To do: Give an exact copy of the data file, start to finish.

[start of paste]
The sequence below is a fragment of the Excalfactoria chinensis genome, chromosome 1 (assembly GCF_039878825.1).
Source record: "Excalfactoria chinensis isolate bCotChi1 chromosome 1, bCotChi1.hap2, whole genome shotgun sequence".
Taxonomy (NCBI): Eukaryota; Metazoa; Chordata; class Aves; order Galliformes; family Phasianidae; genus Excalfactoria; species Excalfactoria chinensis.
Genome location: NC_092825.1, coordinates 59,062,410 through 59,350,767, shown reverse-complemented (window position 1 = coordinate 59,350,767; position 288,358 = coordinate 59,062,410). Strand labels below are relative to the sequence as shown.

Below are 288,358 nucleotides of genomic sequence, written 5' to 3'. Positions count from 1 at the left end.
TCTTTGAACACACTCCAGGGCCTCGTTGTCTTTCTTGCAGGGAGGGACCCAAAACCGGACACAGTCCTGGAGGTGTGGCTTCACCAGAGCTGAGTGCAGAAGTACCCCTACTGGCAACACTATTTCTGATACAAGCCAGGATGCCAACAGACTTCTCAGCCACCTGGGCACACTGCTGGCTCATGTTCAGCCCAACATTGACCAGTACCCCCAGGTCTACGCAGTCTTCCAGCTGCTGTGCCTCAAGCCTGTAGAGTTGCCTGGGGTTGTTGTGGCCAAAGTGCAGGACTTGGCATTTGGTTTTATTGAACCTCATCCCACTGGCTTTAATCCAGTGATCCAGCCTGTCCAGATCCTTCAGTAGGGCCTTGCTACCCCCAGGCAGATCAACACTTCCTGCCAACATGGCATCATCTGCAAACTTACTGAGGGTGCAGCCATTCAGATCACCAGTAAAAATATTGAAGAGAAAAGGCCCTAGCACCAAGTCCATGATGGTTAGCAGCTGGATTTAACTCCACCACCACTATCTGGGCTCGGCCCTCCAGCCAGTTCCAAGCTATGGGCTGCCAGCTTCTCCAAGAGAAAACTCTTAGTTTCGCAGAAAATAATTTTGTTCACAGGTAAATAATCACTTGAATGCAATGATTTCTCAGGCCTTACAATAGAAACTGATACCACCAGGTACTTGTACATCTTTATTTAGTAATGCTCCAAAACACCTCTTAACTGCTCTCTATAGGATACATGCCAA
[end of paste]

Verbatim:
The sequence below is a fragment of the Excalfactoria chinensis genome, chromosome 1 (assembly GCF_039878825.1).
Source record: "Excalfactoria chinensis isolate bCotChi1 chromosome 1, bCotChi1.hap2, whole genome shotgun sequence".
Taxonomy (NCBI): Eukaryota; Metazoa; Chordata; class Aves; order Galliformes; family Phasianidae; genus Excalfactoria; species Excalfactoria chinensis.
Genome location: NC_092825.1, coordinates 59,062,410 through 59,350,767, shown reverse-complemented (window position 1 = coordinate 59,350,767; position 288,358 = coordinate 59,062,410). Strand labels below are relative to the sequence as shown.

Below are 288,358 nucleotides of genomic sequence, written 5' to 3'. Positions count from 1 at the left end.
TCTTTGAACACACTCCAGGGCCTCGTTGTCTTTCTTGCAGGGAGGGACCCAAAACCGGACACAGTCCTGGAGGTGTGGCTTCACCAGAGCTGAGTGCAGAAGTACCCCTACTGGCAACACTATTTCTGATACAAGCCAGGATGCCAACAGACTTCTCAGCCACCTGGGCACACTGCTGGCTCATGTTCAGCCCAACATTGACCAGTACCCCCAGGTCTACGCAGTCTTCCAGCTGCTGTGCCTCAAGCCTGTAGAGTTGCCTGGGGTTGTTGTGGCCAAAGTGCAGGACTTGGCATTTGGTTTTATTGAACCTCATCCCACTGGCTTTAATCCAGTGATCCAGCCTGTCCAGATCCTTCAGTAGGGCCTTGCTACCCCCAGGCAGATCAACACTTCCTGCCAACATGGCATCATCTGCAAACTTACTGAGGGTGCAGCCATTCAGATCACCAGTAAAAATATTGAAGAGAAAAGGCCCTAGCACCAAGTCCATGATGGTTAGCAGCTGGATTTAACTCCACCACCACTATCTGGGCTCGGCCCTCCAGCCAGTTCCAAGCTATGGGCTGCCAGCTTCTCCAAGAGAAAACTCTTAGTTTCGCAGAAAATAATTTTGTTCACAGGTAAATAATCACTTGAATGCAATGATTTCTCAGGCCTTACAATAGAAACTGATACCACCAGGTACTTGTACATCTTTATTTAGTAATGCTCCAAAACACCTCTTAACTGCTCTCTATAGGATACATGCCAA